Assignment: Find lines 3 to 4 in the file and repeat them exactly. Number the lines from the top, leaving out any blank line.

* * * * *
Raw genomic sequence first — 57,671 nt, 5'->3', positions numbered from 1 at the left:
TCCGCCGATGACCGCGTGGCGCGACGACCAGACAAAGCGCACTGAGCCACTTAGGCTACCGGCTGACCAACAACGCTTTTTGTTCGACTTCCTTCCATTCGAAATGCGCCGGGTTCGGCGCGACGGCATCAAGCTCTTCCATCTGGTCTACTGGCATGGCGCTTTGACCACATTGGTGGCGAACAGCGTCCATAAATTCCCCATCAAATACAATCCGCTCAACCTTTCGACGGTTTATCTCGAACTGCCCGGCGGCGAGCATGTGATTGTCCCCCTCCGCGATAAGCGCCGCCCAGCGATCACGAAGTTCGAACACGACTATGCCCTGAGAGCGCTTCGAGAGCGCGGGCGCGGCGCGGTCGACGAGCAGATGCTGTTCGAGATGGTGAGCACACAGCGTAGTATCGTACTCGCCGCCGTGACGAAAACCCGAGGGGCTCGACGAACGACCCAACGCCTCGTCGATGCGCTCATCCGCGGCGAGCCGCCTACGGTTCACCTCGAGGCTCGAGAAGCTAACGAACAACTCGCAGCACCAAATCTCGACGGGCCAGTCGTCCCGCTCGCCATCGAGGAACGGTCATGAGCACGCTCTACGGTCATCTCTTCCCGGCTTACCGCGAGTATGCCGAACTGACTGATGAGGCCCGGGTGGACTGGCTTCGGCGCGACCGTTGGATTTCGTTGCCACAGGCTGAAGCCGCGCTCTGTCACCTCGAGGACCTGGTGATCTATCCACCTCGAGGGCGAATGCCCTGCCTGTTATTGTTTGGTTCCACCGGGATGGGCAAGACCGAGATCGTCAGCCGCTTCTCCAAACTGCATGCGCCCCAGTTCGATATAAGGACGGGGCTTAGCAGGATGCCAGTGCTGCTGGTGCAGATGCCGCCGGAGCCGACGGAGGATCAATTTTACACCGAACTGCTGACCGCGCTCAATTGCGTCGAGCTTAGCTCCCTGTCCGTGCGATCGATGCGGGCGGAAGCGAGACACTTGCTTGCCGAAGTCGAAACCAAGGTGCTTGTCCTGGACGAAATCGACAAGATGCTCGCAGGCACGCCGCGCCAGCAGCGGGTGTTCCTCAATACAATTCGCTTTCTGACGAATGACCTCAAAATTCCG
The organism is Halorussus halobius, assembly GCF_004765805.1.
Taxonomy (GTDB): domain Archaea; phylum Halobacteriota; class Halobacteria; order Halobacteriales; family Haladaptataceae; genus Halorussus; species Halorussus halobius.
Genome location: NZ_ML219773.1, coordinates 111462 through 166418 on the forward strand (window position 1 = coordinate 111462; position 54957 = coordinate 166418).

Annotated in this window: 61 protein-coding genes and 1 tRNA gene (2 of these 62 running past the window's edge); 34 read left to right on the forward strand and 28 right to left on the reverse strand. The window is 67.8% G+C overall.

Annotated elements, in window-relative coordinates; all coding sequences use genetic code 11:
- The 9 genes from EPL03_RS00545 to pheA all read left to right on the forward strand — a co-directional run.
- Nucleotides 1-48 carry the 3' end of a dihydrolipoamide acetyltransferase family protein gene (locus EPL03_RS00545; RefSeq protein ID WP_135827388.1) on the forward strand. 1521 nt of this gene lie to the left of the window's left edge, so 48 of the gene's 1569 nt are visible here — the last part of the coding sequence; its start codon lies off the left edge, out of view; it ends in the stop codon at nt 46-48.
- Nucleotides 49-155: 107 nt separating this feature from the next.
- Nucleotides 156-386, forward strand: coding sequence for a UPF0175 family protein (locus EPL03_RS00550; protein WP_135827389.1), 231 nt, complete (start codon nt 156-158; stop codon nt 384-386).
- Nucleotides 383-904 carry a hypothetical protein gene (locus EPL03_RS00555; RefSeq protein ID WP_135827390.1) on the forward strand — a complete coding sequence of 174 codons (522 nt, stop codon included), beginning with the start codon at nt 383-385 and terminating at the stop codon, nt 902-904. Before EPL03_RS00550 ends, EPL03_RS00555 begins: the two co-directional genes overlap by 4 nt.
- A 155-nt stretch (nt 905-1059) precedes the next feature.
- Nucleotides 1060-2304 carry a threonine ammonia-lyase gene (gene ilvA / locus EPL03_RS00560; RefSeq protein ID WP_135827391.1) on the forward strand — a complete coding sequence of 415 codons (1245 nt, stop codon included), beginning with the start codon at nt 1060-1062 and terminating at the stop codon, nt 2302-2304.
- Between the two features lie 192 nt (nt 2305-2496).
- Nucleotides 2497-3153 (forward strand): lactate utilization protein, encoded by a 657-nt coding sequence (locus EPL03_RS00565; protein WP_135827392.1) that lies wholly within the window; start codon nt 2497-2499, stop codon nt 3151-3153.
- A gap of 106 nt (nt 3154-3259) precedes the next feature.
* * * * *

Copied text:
The organism is Halorussus halobius, assembly GCF_004765805.1.
Taxonomy (GTDB): domain Archaea; phylum Halobacteriota; class Halobacteria; order Halobacteriales; family Haladaptataceae; genus Halorussus; species Halorussus halobius.